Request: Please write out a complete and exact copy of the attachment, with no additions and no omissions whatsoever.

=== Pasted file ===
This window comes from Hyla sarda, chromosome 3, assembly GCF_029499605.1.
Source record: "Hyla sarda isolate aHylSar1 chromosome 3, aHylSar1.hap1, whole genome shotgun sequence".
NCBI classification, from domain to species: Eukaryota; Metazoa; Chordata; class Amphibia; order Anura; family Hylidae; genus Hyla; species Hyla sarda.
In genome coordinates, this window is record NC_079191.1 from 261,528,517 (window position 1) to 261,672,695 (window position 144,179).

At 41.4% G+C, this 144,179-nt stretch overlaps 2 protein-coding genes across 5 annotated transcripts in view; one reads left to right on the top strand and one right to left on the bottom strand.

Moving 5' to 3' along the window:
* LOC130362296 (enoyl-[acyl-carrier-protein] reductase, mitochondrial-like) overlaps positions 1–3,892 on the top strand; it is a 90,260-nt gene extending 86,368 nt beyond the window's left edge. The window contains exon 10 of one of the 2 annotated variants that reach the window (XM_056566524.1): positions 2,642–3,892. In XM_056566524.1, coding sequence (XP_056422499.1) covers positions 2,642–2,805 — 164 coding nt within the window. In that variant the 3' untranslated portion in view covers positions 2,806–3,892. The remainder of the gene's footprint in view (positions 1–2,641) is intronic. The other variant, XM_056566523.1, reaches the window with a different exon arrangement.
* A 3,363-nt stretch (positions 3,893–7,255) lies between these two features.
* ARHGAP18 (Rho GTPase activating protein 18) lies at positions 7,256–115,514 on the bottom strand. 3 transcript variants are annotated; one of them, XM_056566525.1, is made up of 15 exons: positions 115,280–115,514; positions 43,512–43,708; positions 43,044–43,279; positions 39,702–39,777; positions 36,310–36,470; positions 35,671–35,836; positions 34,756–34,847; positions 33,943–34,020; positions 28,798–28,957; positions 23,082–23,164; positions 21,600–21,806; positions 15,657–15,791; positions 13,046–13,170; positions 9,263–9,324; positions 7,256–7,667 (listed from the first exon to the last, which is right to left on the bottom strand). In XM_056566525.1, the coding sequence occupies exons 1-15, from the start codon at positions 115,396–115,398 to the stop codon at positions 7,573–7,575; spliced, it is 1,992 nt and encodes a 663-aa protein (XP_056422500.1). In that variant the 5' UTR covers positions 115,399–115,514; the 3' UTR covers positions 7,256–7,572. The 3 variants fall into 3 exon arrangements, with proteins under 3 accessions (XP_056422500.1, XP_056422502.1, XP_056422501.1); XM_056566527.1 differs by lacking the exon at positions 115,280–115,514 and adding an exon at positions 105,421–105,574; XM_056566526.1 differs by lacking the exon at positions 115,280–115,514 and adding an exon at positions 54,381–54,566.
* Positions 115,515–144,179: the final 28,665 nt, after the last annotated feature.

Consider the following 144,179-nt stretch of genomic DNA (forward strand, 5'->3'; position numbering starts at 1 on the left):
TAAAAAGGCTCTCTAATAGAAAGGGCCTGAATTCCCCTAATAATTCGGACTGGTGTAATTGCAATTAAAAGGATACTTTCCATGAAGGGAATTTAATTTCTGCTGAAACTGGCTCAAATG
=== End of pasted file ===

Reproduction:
This window comes from Hyla sarda, chromosome 3, assembly GCF_029499605.1.
Source record: "Hyla sarda isolate aHylSar1 chromosome 3, aHylSar1.hap1, whole genome shotgun sequence".
NCBI classification, from domain to species: Eukaryota; Metazoa; Chordata; class Amphibia; order Anura; family Hylidae; genus Hyla; species Hyla sarda.
In genome coordinates, this window is record NC_079191.1 from 261,528,517 (window position 1) to 261,672,695 (window position 144,179).

At 41.4% G+C, this 144,179-nt stretch overlaps 2 protein-coding genes across 5 annotated transcripts in view; one reads left to right on the top strand and one right to left on the bottom strand.

Moving 5' to 3' along the window:
* LOC130362296 (enoyl-[acyl-carrier-protein] reductase, mitochondrial-like) overlaps positions 1–3,892 on the top strand; it is a 90,260-nt gene extending 86,368 nt beyond the window's left edge. The window contains exon 10 of one of the 2 annotated variants that reach the window (XM_056566524.1): positions 2,642–3,892. In XM_056566524.1, coding sequence (XP_056422499.1) covers positions 2,642–2,805 — 164 coding nt within the window. In that variant the 3' untranslated portion in view covers positions 2,806–3,892. The remainder of the gene's footprint in view (positions 1–2,641) is intronic. The other variant, XM_056566523.1, reaches the window with a different exon arrangement.
* A 3,363-nt stretch (positions 3,893–7,255) lies between these two features.
* ARHGAP18 (Rho GTPase activating protein 18) lies at positions 7,256–115,514 on the bottom strand. 3 transcript variants are annotated; one of them, XM_056566525.1, is made up of 15 exons: positions 115,280–115,514; positions 43,512–43,708; positions 43,044–43,279; positions 39,702–39,777; positions 36,310–36,470; positions 35,671–35,836; positions 34,756–34,847; positions 33,943–34,020; positions 28,798–28,957; positions 23,082–23,164; positions 21,600–21,806; positions 15,657–15,791; positions 13,046–13,170; positions 9,263–9,324; positions 7,256–7,667 (listed from the first exon to the last, which is right to left on the bottom strand). In XM_056566525.1, the coding sequence occupies exons 1-15, from the start codon at positions 115,396–115,398 to the stop codon at positions 7,573–7,575; spliced, it is 1,992 nt and encodes a 663-aa protein (XP_056422500.1). In that variant the 5' UTR covers positions 115,399–115,514; the 3' UTR covers positions 7,256–7,572. The 3 variants fall into 3 exon arrangements, with proteins under 3 accessions (XP_056422500.1, XP_056422502.1, XP_056422501.1); XM_056566527.1 differs by lacking the exon at positions 115,280–115,514 and adding an exon at positions 105,421–105,574; XM_056566526.1 differs by lacking the exon at positions 115,280–115,514 and adding an exon at positions 54,381–54,566.
* Positions 115,515–144,179: the final 28,665 nt, after the last annotated feature.

Consider the following 144,179-nt stretch of genomic DNA (forward strand, 5'->3'; position numbering starts at 1 on the left):
TAAAAAGGCTCTCTAATAGAAAGGGCCTGAATTCCCCTAATAATTCGGACTGGTGTAATTGCAATTAAAAGGATACTTTCCATGAAGGGAATTTAATTTCTGCTGAAACTGGCTCAAATG